So nested routing has been there with Solid since the beginning and it's kinda very core to what we do. But, it also serves as a really logical place to break your code apart, right? You can view each section of your route as a separate JavaScript bundle, and then we can do smart things like look at, okay, if you're navigating to this URL, we know exactly what JavaScript bundles you're gonna need.

And this lets us like ,load it incrementally in pieces, much smaller pieces because of this nesting. So if you end up swapping all the sections, then we can go we're gonna need these three pieces and we're gonna load them all in parallel up front. But then if you just switch one after that, then we get the next piece.

So this is all kind of part of the mechanism, but lazy loading is still async and it still takes time. So kinda gonna start building the case here why we need to be concerned with asynchronously when working with our routing solutions. Because we both have to load the code and we have to load the data.

Speaking of which, because this was very key to us, right from the early days, Solid came up with this kind of idea of what we call data functions. And it's similar, if you've seen some other frameworks they have like concept of, like get server side props or loaders.

But the difference is we build this as a client solution before we even considered SSR. So our data functions are built into the router and not into the framework, and they've always been. And essentially the idea is that this function runs both on the client and the server.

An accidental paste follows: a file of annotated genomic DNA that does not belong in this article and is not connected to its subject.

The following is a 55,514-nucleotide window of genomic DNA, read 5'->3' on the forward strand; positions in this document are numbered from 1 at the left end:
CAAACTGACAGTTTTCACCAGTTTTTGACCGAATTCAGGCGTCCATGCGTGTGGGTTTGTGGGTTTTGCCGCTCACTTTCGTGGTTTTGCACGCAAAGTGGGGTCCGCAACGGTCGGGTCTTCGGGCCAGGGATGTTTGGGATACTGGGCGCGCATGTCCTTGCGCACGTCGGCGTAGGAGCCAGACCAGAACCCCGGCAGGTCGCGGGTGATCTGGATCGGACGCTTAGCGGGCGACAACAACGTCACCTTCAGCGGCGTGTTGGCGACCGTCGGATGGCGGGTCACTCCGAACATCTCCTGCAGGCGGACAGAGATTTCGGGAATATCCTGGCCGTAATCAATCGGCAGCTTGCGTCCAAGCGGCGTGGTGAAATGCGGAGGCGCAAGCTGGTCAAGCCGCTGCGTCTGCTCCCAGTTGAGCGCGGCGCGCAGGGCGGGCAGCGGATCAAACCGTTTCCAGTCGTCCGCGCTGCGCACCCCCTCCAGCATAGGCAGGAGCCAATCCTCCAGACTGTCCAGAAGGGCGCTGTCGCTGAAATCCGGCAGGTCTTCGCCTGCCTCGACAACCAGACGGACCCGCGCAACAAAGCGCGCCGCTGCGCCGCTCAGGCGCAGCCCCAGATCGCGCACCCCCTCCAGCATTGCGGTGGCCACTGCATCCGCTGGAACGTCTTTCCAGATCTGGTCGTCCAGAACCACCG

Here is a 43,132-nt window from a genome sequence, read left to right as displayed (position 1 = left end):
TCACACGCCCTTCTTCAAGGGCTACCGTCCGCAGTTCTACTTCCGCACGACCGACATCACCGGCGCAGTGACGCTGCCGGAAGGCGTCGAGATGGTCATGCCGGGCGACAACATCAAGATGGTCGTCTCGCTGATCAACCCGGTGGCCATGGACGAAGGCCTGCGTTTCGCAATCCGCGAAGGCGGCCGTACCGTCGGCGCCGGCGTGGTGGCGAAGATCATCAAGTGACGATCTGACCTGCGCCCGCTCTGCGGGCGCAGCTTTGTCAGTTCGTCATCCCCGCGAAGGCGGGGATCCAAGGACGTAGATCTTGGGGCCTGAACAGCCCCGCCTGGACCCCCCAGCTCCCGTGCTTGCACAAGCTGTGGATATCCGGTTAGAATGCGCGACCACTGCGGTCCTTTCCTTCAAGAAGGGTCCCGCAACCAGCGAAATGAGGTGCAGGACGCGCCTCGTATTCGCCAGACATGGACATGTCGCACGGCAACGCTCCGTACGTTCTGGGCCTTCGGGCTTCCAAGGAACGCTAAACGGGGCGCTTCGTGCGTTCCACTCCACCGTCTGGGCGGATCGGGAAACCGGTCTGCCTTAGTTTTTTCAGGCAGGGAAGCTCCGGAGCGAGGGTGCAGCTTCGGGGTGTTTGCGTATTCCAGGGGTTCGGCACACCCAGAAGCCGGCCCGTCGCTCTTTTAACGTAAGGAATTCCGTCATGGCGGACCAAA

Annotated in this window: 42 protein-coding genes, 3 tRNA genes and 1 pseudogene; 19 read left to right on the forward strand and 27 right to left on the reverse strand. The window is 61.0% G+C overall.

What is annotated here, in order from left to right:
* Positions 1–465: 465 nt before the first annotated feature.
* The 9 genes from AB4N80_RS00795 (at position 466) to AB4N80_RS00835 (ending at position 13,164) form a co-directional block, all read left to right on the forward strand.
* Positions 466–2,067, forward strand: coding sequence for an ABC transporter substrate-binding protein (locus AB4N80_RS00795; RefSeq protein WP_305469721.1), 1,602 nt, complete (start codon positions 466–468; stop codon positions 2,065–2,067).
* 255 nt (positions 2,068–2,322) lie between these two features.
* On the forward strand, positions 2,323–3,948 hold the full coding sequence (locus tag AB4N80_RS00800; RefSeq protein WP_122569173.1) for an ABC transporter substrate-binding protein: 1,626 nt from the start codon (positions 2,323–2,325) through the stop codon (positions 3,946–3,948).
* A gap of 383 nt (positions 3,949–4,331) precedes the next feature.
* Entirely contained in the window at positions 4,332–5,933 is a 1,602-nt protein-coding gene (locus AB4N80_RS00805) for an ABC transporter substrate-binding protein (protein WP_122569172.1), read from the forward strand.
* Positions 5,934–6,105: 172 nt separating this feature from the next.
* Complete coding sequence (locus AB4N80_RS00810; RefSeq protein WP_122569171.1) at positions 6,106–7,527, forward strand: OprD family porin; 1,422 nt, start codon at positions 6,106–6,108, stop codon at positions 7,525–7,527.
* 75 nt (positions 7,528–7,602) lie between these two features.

But the idea is you just set up, you can create some signals or stores in here, and you kind of just pass them in. And if you do data fetching what we'll do is we'll actually trigger the data fetching for each segment of the route even the nested ones in parallel to kinda prevent waterfalls.

So essentially you're loading all the code and all the data in parallel on any navigation. And you might be looking at this and go, okay, this is fine but what is this createResource thing in front of us? I'm trying to get ahead of it and said, I kinda hint to that earlier, but in Solid, one of our primitives that are built in is this idea of a resource.

And what a resource is, is it's basically a promise to signal converter. It's the easiest way I can put it. It handles lots of things like loadings or gives indicators or things like loading state and error states and whatnot. And essentially, it takes in a source, which in this case, the user ID, it could be a query could be whatever, something reactive.

And then it feeds it into an async function, that way you can do your fetching. And then whenever the source changes the async function updates and you have this primitive that gives you the data and you can use inside your views. And the thing is there is one important detail to understand about resources and make them a little bit special.

Resources are basically their source of truth isn't where they're created, but where they are read. This is why we have a special primitive for this, and we're not just using an effect that writes a signal or something. It's because we care about where you use them in your user interface.

And what I mean by this, let's pretend our fetch fails and we throw an error. It doesn't error where we created the resource, it actually throws where you read the resource. So this is important because it allows it to be co-located where the UI is. So we understand like what UI is affected by the resource failing.